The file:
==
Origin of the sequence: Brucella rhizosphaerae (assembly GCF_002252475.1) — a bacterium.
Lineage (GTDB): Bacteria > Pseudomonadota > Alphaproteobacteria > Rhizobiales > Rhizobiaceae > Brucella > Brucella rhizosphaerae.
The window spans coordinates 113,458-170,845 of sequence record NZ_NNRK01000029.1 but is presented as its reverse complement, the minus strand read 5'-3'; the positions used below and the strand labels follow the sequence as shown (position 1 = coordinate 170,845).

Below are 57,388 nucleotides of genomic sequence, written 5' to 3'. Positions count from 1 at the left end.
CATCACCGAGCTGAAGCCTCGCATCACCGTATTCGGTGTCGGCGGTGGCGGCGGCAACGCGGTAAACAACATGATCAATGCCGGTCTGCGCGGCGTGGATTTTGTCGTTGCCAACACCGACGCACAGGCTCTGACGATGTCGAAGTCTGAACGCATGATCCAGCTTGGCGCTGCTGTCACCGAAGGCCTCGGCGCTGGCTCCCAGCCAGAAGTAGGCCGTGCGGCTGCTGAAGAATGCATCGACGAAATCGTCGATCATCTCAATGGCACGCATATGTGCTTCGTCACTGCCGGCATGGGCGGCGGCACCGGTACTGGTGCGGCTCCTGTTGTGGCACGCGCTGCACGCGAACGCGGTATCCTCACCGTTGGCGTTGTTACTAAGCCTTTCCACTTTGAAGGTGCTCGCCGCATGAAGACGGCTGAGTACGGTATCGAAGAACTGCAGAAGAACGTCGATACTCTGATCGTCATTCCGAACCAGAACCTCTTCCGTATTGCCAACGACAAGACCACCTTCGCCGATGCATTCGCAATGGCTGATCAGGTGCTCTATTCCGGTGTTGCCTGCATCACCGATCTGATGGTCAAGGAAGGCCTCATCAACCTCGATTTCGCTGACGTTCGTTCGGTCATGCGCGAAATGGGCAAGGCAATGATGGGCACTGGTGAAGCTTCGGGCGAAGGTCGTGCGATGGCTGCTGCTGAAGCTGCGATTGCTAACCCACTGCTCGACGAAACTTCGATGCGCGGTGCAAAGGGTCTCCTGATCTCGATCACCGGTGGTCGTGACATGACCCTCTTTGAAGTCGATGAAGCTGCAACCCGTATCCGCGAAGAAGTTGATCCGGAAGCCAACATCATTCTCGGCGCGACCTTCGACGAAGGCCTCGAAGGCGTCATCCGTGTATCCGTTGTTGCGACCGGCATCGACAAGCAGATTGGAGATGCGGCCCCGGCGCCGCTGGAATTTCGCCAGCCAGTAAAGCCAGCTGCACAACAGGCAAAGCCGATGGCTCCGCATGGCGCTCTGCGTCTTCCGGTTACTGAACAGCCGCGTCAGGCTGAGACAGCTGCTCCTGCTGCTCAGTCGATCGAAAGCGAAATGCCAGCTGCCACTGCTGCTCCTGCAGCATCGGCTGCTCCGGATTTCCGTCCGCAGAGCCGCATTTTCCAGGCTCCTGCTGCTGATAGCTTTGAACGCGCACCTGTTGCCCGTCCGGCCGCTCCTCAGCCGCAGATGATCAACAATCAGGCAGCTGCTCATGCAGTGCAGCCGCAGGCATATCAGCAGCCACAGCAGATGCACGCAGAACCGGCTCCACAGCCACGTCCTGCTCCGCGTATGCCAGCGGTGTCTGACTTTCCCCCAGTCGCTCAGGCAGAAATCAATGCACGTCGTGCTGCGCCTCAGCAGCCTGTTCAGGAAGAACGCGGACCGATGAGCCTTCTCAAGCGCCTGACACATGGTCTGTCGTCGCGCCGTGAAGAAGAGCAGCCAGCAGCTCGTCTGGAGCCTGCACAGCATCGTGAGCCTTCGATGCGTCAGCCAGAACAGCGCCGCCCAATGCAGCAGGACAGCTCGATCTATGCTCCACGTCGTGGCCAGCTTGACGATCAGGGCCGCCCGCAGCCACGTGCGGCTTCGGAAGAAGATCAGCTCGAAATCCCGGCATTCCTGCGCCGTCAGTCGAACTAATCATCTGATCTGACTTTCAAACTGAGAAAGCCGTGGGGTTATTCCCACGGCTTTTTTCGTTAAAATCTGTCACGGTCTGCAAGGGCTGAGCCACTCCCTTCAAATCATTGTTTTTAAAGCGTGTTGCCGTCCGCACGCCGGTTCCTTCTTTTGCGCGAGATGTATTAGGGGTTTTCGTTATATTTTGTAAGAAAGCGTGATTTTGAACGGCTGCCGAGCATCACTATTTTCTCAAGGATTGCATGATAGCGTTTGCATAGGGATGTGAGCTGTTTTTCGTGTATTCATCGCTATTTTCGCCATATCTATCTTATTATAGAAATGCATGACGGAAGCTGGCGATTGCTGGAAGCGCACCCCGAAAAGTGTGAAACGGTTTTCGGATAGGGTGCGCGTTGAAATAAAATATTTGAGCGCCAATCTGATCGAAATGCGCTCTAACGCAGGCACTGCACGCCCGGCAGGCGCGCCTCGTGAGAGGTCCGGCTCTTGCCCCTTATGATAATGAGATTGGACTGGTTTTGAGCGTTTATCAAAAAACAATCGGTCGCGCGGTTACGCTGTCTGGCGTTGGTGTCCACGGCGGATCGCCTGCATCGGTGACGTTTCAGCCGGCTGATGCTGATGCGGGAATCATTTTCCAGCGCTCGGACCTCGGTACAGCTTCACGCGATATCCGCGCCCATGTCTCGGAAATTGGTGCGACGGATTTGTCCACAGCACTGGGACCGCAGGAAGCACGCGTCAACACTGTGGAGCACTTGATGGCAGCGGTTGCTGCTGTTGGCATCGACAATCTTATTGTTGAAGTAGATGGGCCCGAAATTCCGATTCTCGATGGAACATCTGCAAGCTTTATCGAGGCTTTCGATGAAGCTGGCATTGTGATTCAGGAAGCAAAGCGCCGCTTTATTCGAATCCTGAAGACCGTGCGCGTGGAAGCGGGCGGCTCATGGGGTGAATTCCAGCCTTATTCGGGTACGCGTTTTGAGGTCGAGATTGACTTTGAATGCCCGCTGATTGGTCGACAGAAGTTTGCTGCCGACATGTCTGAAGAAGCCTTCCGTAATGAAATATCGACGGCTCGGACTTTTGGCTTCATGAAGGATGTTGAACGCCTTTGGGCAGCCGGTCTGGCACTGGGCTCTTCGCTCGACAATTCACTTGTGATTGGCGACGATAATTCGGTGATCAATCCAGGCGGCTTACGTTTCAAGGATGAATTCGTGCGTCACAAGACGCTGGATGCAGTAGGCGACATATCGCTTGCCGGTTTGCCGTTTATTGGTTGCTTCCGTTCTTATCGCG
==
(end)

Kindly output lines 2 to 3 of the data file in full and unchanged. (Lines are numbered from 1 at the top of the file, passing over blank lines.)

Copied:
Lineage (GTDB): Bacteria > Pseudomonadota > Alphaproteobacteria > Rhizobiales > Rhizobiaceae > Brucella > Brucella rhizosphaerae.
The window spans coordinates 113,458-170,845 of sequence record NZ_NNRK01000029.1 but is presented as its reverse complement, the minus strand read 5'-3'; the positions used below and the strand labels follow the sequence as shown (position 1 = coordinate 170,845).